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EURO2016: Can Spain make it a record three-in-a-row Euro titles?

The gloss may have faded from the defending champions, but here at Tribalfootball, we believe Spain still has a shot at glory at Euro2016.

The only ever back-to-back winners after disposing of Germany at Euro2008 and obliterating Italy at Euro2012, La Roja will be looking to bounce back from a pitiful performance at the 2014 World Cup.

Their first-round exit shocked many, and the presumed knock-on effect was that the ageing side had relinquished its stranglehold on world football.

Unfortunately for their rivals, the squad still possesses the majority of the players that made the Spain side of the early decade arguably the greatest of all-time.

There have been some questions over Spain's potency up front. Big names like Diego Costa, Fernando Torres and leading goal scorer in qualifying, Paco Alcacer, were all left out of the squad by manager Vicente Del Bosque.

What is clear is that Spain does not rely upon a hit man to push them through tournaments. In their 2008 triumph, David Villa led the team with four goals, and in 2012, Torres top scored with just three.

Spain's past triumphs have eventuated through the implementation and execution of a style of football that was subsequently copied throughout the world.

Will the champions of ball retention, off-the-ball movement and creativity triumph again at Euro2016?...

…We think they will surely go close.

(La Roja)

HEAD COACH: Vicente Del Bosque

TRIBAL'S TOP 3: David De Gea, Sergio Busquets, Andreas Iniesta

WILDCARD: Nolito. In a team full of elegant passers, the 29-year-old may bring a different spark for Spain at Euro2016. The Celta Vigo forward is full of confidence at the moment, scoring braces against Bosnia and South Korea in recent friendlies, and his ability to score and deliver balls from wide areas will be a valuable asset.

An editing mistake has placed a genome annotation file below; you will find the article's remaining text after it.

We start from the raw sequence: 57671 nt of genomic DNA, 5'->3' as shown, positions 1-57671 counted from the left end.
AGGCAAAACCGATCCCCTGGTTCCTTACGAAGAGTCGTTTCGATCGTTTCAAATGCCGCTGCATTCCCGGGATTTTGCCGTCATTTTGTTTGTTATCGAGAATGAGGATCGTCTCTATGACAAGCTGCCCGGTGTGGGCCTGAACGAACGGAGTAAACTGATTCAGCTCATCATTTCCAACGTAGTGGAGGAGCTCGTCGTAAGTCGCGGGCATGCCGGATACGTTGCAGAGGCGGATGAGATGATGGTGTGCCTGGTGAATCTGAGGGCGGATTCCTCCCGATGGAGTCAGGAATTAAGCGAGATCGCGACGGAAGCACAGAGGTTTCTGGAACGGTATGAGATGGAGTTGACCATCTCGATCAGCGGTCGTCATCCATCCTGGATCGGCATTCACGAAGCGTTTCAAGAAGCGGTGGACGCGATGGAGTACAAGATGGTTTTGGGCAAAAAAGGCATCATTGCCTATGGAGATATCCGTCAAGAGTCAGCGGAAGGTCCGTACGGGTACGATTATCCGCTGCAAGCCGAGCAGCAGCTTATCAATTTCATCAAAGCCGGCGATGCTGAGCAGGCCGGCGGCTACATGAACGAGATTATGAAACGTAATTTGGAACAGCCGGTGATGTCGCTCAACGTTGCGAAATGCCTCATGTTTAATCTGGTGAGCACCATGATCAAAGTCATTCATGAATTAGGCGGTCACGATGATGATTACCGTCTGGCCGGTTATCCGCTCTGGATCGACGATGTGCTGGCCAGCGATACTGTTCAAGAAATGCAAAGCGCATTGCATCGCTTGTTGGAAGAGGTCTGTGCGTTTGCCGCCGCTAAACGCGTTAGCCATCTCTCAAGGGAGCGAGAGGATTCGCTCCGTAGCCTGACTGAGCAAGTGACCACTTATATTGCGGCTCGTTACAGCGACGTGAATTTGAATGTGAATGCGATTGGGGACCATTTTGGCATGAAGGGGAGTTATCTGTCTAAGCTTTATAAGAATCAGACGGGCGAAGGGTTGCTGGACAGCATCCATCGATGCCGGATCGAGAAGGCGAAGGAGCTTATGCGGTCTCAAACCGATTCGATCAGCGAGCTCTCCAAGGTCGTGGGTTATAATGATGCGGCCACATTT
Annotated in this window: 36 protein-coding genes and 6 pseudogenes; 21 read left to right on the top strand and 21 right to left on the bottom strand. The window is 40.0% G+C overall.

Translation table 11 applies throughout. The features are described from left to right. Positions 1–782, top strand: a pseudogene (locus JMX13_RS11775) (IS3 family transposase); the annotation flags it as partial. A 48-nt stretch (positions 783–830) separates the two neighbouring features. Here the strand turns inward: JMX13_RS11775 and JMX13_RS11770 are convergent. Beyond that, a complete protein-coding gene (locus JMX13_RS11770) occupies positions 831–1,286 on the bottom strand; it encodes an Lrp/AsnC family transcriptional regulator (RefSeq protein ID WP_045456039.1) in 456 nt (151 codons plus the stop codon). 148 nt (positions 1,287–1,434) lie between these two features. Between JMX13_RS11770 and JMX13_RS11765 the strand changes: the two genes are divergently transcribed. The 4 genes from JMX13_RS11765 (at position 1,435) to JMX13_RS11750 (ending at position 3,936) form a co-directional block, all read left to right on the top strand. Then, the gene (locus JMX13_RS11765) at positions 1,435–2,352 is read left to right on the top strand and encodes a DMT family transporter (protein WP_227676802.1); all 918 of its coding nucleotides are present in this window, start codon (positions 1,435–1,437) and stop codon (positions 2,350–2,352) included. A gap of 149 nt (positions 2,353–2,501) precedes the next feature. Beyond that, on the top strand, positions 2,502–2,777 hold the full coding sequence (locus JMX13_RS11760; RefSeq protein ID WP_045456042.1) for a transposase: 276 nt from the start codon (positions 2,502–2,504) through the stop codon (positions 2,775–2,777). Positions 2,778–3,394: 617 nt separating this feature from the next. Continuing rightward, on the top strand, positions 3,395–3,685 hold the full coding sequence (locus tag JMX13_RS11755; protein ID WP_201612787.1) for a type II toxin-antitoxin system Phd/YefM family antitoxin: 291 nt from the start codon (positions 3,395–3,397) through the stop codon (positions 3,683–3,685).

HISTORY: Spain has won the Euros in 1964, 2008 and 2012. Runners-up, coincidentally, in France against France in 1984.


Spain won't face the level of teams that saw them bow out of the first round of the World Cup. Alongside the likes of Turkey, Croatia and Czech Republic, Spain will most likely top Group D.

From there, the Spaniards should remain relatively untested, with predicted clashes against Iceland in the Round of 16 and Poland in the quarter-finals.

Spain's attacking prowess will then be put firmly to the test, with a likely match up against the miserly defence of Italy in the semi-finals.

Although Italy's defence will be formidable, Spain's bevy of creative players could prove to be too much for Conte and co.

Spain's run to the final could lead them to a match up with tournament favourites and hosts, France. Unfortunately for Spain, the overwhelming home support could be enough to push Les Blues over the line, just as it occurred in the Euro1984 final in Paris.

Taking a look at the Spanish squad, it is clear why they may breeze through the tournament with relative ease.

David De Gea has established himself as one of the best goalkeepers in the world, and is likely to oust long-time number one Iker Casillas, while the familiar pairing of El Clasico rivals, Sergio Ramos and Gerard Pique, solidifies the defence.

The under-appreciated Sergio Busquests will once again be pivotal to his country's success. Playing as a holding midfielder alongside Thiago Alcantara, the Barcelona stalwart provides cover for his defenders, while also being the first step in attack.

Throw in Cesc Fabegras, David Silva and the revitalized Andreas Iniesta, and Spain's midfield oozes class and experience. The 32-year-old Iniesta was named Player of the Tournament at Euro2012 and his renewed form with Barcelona this season shows he is capable of repeating the feat.

Juventus' Alvaro Morata will most likely be the starting striker up front, and although his not in the richest vein of goal scoring form, the 23-year-old specializes in bringing his teammates into the game.

They made history when they became the first ever back-to-back winners in 2012. Now Spain look to complete an unprecedented three-peat, something that is certainly not out of their reach.


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Andrew Maclean
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